The article notes also that other activists have been released recently by the Chinese government. So now how about the rest, hmm?

Posted by Debbye at 10:20 AM | Comments (0)

March 04, 2004

Hammorabai Blog

Mar. 4 - I've been timid about updating the blgoroll, and then a horrible thought struck me - one that I have on my list to add is a blog from Iraq, Hammorabi. I mention it now because he has pictures and words both strong and grief-stricken about the Tuesday bombings of Shiites.

Posted by Debbye at 09:58 PM | Comments (0)

Never Again

Mar. 4 - Can you bear to read this? Can anyone read it and still not understand?

(Via Laughing Wolf.)

Posted by Debbye at 07:36 PM | Comments (0)

Insurrection in Iran

Mar. 4 - Caught this at Roger Simon's place: Project: FREE IRAN! - UPDATED News on Anti-Regime Riots & Civil-Disobedience

Mar 2, 2004
Thousands of Iranians seized, this evening and for the 2nd consecutive night, the religious ritual of Ashura in order to come into the streets and to show their rejection of the theocratic regime.

Slogans qualifying the regime as tyrannical and despotic were mixed to the noise of fire crackers and gave again a total different aspect than a religious mourning which the regime has based on it one of its ideological bases. Many slogans accused the regime to be the real mastermind behind the today's deadly explosions of Karbala and Baghdad as many Iranians still remember the scandal over the bombing of the 8th Imam of the Shi-a, in Mashad, which was in reality carried by agents of the Islamic regime instead of opponents who were executed few years ago for such charge.

Sporadic clashes leading to injuries and arrests, among the demonstrators and also the regime forces, rocked several areas of the Capital and also several provincial cities, such as Esfahan and Shiraz. Hand Made grenades and incendiary devices responded to the regime's men clubs, chains and tear gas which were used against young Iranians striving for freedom and an end to the promotion of the culture of mourning.

Several security patrol were damaged by the incendiary devices thrown by the crowd angered by the persistent repression and back warded ideology.

Most perimeters to Madar, Mirdamad, Zarab Khaneh Shahrak Gharb, Tehran Pars, Narmak, Vanak, Eslam Shahr, Dolat, Tajrish and Vali- e-Asr (former Vali-Ahd) were closed in the Capital due to the wide scale demos and sporadic clashes. The same security measure were instated by the regime's local forces in the cities of Esfahan, Abadan and Shiraz.

Has there been any mention of these demonstrations in the mainstream media?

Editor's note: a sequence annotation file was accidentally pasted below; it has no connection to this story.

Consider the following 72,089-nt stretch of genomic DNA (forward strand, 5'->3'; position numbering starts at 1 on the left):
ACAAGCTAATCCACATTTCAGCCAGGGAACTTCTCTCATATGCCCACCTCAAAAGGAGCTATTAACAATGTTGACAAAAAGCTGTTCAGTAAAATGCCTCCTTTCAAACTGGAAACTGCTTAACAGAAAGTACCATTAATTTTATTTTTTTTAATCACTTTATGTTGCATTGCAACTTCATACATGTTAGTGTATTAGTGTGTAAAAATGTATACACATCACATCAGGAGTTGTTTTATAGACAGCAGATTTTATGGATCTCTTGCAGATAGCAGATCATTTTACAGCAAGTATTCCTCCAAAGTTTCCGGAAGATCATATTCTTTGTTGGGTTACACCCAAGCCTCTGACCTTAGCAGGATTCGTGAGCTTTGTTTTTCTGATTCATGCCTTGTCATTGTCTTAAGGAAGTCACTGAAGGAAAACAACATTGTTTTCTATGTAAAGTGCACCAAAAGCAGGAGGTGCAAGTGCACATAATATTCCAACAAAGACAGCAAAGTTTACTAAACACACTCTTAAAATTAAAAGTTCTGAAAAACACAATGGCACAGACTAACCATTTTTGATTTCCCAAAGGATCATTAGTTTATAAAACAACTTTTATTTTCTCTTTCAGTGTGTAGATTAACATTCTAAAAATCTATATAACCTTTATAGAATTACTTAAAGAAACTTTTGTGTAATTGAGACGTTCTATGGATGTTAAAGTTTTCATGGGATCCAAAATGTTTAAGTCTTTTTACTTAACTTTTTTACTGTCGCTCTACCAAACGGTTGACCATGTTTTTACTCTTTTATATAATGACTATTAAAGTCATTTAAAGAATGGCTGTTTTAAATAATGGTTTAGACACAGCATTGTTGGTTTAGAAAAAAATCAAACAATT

Posted by Debbye at 07:12 PM | Comments (0)

Rumour of Zarqawi's Death

Mar. 4 - According to the Toronto Star, a statement circulated by "Leadership of the Allahu Akbar Mujahedeen" claims that Al-Zarqawi dead and was killed when US forces bombed the mountains in northern Iraq. The statement does not when he was supposedly killed.

The statement also claims the the letter the US intercepted some months ago is a forgery.

Posted by Debbye at 06:48 PM | Comments (0)

Bans and . . .

Mar. 4 - Jay of The Freeway to Serfdom seems a tad exasperated with more nanny-state measures in Canada in Bans, and the Banning Banners Who Ban Them.

(Link via Let It Bleed.)

Posted by Debbye at 05:39 PM | Comments (0)


Mar. 4 - Interesting piece by Max Boot for the LA Times Democracy's Bus Is Rolling in Iraq. An excerpt:

There is more good news coming from Iraq. Thanks in part to the much-maligned work of Halliburton, the country's oil production and electricity generation will soon surpass prewar levels. The number of coalition soldiers killed in January and February (75) was 52% lower than in November and December (158). The number of U.S. soldiers wounded fell even more during that period - to 260 from 638.

Of course, the glad tidings shouldn't be exaggerated. One reason why attacks on coalition soldiers are down is that, as Tuesday's atrocities in Baghdad and Karbala demonstrate, terrorists are finding Iraqis an easier target. But although the terrorists can kill and maim, they cannot win public support. In the Sunni Triangle, where most of the violence is occurring, 21 imams issued a fatwa condemning "any act of violence against Iraqi state government workers, police and soldiers."

Staying the course and keeping their eyes on the prize is why Iraqis for generations to come will stand tall and proud. It is so humbling to know that whereas we may have opened the door, they seized the opportunity and boldly walked through it.

UPDATE: Sunni preachers and Shiite clerics march together in Baghdad to affirm their solidarity after the horrific bombings Tuesday.

Posted by Debbye at 05:09 PM | Comments (0)

USS Clueless Returns

Mar. 4 - USS Clueless is back and posting! Hurrah!

Now if only Bill would finish his danged essay. (It sucks when people have day jobs.)

Posted by Debbye at 04:04 PM | Comments (0)

Turn off the mike, stupid

Mar. 4 - Read these first: MPs in Panic and Fur flies in Grit caucus. Both articles refer to a Liberal caucus meeting which was publicly aired due to a technical error.

Okay. There was a major scandal in California when the Democrats' Caucus was overheard on the loudspeaker plotting to craft a budget that would make the public suffer so much they'd be willing to drop the restrictions imposed by Prop 13 so the Dems could get their greedy little hands on more taxpayer dollars. (Note that Prop 65 was, in fact, defeated. Californians may be a little nutty but they aren't stupid.) Everyone in the California Assembly knew there were problems with the intercom system, but nobody was assigned to make sure the switch was in the "OFF" position? Well, it can happen once, I guess. [I'll try to locate the link later - it should be in the August or September archives.]